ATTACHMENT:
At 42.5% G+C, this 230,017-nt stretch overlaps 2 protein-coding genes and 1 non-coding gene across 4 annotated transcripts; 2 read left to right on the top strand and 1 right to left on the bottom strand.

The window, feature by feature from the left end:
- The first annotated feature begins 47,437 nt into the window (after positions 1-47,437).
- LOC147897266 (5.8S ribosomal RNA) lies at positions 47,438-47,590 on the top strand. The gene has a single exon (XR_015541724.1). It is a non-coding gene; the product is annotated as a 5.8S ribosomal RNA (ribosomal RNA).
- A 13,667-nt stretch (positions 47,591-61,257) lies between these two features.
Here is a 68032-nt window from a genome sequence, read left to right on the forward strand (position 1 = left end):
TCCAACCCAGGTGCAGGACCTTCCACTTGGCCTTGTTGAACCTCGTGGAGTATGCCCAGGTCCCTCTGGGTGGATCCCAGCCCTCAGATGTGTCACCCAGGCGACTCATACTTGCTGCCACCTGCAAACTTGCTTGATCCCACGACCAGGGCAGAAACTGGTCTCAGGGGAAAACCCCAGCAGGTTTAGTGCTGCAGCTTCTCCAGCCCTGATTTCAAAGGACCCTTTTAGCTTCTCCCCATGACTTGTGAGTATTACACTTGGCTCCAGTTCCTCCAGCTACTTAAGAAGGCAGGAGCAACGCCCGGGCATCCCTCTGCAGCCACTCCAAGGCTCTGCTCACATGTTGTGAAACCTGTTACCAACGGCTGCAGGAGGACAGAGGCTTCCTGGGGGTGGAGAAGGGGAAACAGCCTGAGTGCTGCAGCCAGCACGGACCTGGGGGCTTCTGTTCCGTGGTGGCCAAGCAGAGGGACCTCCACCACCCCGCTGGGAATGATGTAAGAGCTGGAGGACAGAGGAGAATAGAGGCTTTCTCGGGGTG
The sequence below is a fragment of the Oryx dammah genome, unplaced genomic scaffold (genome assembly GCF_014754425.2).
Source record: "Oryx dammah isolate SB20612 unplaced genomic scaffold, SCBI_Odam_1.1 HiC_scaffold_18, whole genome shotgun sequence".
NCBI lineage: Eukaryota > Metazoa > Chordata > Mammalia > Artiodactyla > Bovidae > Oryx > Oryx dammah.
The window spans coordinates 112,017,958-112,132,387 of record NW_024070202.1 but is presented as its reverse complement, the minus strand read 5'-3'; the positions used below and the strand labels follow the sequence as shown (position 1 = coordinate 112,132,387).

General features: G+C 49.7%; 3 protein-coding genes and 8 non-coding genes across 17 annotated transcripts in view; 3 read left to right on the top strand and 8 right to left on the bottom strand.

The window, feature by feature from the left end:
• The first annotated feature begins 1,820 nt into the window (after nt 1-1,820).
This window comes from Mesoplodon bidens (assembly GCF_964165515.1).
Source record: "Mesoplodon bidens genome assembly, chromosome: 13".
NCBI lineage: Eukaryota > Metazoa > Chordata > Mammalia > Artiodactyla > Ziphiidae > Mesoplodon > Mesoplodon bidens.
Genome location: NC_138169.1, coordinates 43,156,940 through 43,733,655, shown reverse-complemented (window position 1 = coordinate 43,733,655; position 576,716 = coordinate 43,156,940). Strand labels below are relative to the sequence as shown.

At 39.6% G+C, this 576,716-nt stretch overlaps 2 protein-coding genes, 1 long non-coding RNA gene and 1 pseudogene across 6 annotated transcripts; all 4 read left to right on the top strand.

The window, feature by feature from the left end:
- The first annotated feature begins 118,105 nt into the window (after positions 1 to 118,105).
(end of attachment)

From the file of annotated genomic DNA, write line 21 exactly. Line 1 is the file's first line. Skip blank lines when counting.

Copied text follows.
- The first annotated feature begins 118,105 nt into the window (after positions 1 to 118,105).